There are many reasons to pay attention to our mental health: to keep our cup filled so we can be healthy for others, to be healthy for ourselves, and live our best life. Taking care of our mental health will help us reach a higher level of happiness and have less stress. However, if those are not good enough reasons, we should be taking care of our mental health because our younger generation, whether it’s our own children or our students, are watching. We have the opportunity to raise generations of kids that are gratuitous, mindful, and mentally healthy. We can influence their mindset about self-care and emotional intelligence and forgiveness, understand how kindness impacts both their brains and bodies and also the brains and bodies of others. We have the ability to impact how they feel about mental health and how accepting they are of mental health issues by educating them and de-stigmatizing the topic. If you think that learning about mental health or mental health issues aren’t for you, then do it for them.

When my eldest son reached college he reached out to me at one point because the generalized anxiety that he had in high school had morphed into what seemed to be a test/performance anxiety that was impacting his grades. A successful student in high school without much effort, he had gone to college with little to no study habits and it had shown, which resulted in him fearing tests and his anxiety convincing him he just couldn’t do it. He called me and said, “Mom, my anxiety has been so bad and this is what has been happening. What can I do?” He did this because in our house I spoke about my anxiety in the context of having strategies for coping and it wasn’t something to be ashamed of. I modeled being open, and although having anxiety is nothing to be proud of, the work that goes into healing (which can be ongoing) and the ability to find strategies that work and allow you to thrive in spite of the anxiety IS something to be proud of.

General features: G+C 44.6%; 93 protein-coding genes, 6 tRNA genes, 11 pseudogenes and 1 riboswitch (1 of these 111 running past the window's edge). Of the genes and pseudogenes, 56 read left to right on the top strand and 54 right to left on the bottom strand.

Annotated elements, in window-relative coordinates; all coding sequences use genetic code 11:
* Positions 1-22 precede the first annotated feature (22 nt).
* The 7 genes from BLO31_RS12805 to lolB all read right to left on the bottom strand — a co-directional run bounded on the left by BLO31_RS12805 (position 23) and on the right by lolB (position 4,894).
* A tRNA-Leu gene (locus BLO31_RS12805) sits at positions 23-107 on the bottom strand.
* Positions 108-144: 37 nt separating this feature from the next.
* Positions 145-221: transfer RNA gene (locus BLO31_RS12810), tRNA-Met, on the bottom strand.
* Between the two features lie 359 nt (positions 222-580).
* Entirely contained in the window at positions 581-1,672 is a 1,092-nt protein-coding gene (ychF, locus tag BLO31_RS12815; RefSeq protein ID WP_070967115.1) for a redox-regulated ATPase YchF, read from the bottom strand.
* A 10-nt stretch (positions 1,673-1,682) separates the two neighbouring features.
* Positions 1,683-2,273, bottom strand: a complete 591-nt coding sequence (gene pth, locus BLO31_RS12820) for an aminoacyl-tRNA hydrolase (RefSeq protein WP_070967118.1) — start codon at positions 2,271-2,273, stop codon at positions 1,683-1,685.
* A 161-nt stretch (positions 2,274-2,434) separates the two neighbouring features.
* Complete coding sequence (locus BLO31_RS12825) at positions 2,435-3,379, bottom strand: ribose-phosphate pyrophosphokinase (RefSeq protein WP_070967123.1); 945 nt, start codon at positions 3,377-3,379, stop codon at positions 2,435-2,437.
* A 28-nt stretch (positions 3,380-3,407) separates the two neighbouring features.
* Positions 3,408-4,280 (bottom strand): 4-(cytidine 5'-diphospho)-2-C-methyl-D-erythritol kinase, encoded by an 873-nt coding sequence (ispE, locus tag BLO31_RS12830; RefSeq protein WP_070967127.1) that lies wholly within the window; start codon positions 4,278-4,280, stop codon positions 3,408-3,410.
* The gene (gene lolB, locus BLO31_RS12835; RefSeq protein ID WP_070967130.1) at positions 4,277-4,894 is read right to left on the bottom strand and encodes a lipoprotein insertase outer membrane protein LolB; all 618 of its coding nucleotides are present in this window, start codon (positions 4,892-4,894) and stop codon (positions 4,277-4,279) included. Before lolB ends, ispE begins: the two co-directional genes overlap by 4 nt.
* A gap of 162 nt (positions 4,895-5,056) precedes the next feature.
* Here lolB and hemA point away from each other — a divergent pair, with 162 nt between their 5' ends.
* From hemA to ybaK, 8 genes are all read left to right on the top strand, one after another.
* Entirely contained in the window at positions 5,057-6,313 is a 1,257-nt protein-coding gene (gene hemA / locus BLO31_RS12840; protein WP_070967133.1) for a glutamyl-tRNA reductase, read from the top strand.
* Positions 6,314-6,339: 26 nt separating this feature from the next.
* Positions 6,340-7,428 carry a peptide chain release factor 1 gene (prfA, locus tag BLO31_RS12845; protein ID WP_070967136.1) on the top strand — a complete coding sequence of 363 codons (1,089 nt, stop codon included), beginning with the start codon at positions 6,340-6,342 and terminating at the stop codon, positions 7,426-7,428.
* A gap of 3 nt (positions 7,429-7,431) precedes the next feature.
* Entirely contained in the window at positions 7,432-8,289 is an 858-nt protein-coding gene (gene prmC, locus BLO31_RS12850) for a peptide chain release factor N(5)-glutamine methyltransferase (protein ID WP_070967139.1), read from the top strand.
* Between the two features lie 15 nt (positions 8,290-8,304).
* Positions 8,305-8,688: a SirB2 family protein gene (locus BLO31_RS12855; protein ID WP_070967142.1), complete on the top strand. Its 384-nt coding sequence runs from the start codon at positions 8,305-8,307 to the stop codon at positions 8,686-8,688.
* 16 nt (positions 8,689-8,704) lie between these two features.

We know as teachers that students watch everything we do. If you’re a parent, you have most certainly seen your kids mimic you at some point. Usually, when they do it’s at the most inopportune times and potentially something you would not want them mimicking – like the disgust they feel about their knees. However, we also have the opportunity to model for them the behaviors and attitudes that will support their own mental health and de-stigmatize mental health for younger generations.

This blog post is one of a series on #MentalHealthAwareness for May. Follow my blog to get the special updates, or you can find the rest of the posts here. You can also read more about educator mental health and engagement in my upcoming book Reignite the Flames.

Defining Mindfulness and How It Relates to Mental Health

When I was a Director of Innovation and Technology, I was speaking to one of our teachers about mental health when she said, “I want to try mindfulness with my kids. I really do. It really does interest me. The problem is that I feel like I keep being told to try it but nobody has really discussed what it is or what activities I could do with my kids in order to practice it correctly. I literally have no idea what to do.” As I work with different districts around the country, I hear similar complaints when it comes to just about anything mental health or mindfulness related…we want to, we just don’t know how. And part of the issue is that many times people don’t even really understand what mindfulness is.